book review

Yes No Maybe So | Becky Albertalli & Aisha Saeed [ARC-Review]

07/02/2020

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*I received this book in exchange for an honest review*

What is it about?

Jamie Goldberg is cool with volunteering for his local state candidate – as long as he’s behind the scenes. There’s no way he’d ever knock on doors to ask people for their votes…until he meets Maya.
Maya Rehman’s having the worst Ramadan ever. Her best friend is too busy to hang out, her summer trip is cancelled, her parents are separating and now her mother thinks the solution to her problems is political canvassing – with some awkward guy she hardly knows …
Going door to door isn’t exactly glamorous, but maybe it’s not the worst thing in the world. After all, the polls are getting closer – and so are Maya and Jamie. Mastering local activism is one thing. Navigating the cross-cultural crush of the century is another thing entirely. (goodreads)

Book: Yes No Maybe So | Authors: Becky Albertalli, Aisha Saeed | Publisher: Simon and Schuster UK | Pages: 368 | Published: 4th February 2020 | Genre: contemporary YA | Rep: Jewish, muslim, Pakistani-American muslim, black, gay, queer (not labeled) | TW: racism, islamophobia, anti-semitism

What did I think?

I went into this, thinking it would be a cute summer romance story with a bit of politics. And I was both right and wrong. It was definitely a cute summer romance story, but politics and religion are both central topics being discussed as well. I was so positively surprised by this!

I have to admit I don’t know everything about American politics. So I had to look some things up, especially on the electing and voting system because it’s really different from Germany. What I want to say is: if you’re not American you should probably read up on their voting system. Also, what’s the thing with Target? It sounds like Disneyland for staying-at-home-for-the-summer people?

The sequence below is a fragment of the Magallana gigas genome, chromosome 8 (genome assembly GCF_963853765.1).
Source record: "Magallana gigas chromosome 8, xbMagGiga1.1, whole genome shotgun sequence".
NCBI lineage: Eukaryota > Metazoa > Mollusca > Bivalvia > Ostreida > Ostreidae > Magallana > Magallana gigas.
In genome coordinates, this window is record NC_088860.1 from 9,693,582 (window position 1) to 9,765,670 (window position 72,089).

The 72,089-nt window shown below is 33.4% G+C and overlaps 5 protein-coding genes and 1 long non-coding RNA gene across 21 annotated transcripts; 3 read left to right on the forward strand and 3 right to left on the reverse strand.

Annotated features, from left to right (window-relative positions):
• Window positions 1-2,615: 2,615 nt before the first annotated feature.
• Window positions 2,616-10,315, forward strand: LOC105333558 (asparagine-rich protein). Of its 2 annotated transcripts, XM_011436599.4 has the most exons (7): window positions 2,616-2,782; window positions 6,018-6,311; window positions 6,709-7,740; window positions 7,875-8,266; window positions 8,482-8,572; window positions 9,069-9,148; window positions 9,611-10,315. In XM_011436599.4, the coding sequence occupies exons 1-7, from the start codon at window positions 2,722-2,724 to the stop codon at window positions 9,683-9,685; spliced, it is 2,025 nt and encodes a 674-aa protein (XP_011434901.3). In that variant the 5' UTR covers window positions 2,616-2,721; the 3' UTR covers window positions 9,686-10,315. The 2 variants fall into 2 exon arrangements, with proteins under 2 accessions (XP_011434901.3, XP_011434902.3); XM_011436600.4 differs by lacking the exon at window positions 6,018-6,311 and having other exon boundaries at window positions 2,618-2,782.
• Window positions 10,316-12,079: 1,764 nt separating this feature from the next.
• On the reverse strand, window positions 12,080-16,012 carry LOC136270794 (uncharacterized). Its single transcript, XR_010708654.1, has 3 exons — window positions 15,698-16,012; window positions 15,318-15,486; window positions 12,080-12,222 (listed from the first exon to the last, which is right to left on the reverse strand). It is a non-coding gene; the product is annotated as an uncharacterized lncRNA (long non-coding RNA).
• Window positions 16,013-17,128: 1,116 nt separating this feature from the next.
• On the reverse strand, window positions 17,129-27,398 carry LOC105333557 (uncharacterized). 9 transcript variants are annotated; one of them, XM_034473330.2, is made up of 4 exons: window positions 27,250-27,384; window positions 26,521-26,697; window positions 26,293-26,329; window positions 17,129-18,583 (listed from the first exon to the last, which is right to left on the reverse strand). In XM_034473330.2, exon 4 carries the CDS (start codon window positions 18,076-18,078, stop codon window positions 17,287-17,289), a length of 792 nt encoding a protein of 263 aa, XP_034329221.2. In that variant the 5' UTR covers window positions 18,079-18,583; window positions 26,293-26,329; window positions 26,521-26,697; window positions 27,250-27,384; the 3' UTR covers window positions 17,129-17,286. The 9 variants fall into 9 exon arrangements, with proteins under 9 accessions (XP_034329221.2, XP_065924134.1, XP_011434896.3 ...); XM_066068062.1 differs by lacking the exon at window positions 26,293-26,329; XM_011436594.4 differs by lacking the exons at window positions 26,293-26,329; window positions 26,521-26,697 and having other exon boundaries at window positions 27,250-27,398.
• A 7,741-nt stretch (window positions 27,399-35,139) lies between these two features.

Anyways. I already loved the authors‘ note in the beginning. Reading it, I knew what I was up for. It was a political beginning and the book itself was super political which was amazing. It all starts out with Maya and Jamie having to canvass against their will. Maya does it to get a car, Jamie does it because his whole family is super involved with the election campaign of the Democrats. The two were childhood friends but they lost contact until they’re forced to work together. Much has changed, but they soon find reconnect and become friends. As they go from door to door, they learn a lot about each other and about the world they live in. What they thought would be a bit of campaigning turns out to get much more serious, the more they get involved. They both experience injustice and prejudice from anti-semitic and islamophobic people, and they decide to act against it. Both of them grow and learn so much during the story, they find their voices.

And all the while, they not only have to deal with politics, but also their everyday life. Jamie’s chaotic, but amazing family is stressing about his sister’s bat mitzvah and Maya’s family is kind of breaking apart. I enjoyed how all of that was interwoven with politics to make for a great plot. And it was really diverse as well, in a really casual way and I loved that as well! There were black and brown people, muslims, jews and christians, gay and queer people.

I absolutely enjoyed the book up until it was time for some drama. The drama was unnecessary and was solved in an unsatisfying way. The ending in general felt a bit rushed and didn’t quite fit the rest of the book, which was rather slow paced.

To sum it up: I liked this story a lot! It has amazing, sweet characters, covers important topics in a great way and has some good messages. The most important thing is: Go vote. If you’re old enough. If not, inform yourself about politics and politicians in your area. Get other people to vote. Voting is important. Really, forking important.

Rating:

Thanks so much to Simon & Schuster and NetGalley for providing me with a copy of this book!

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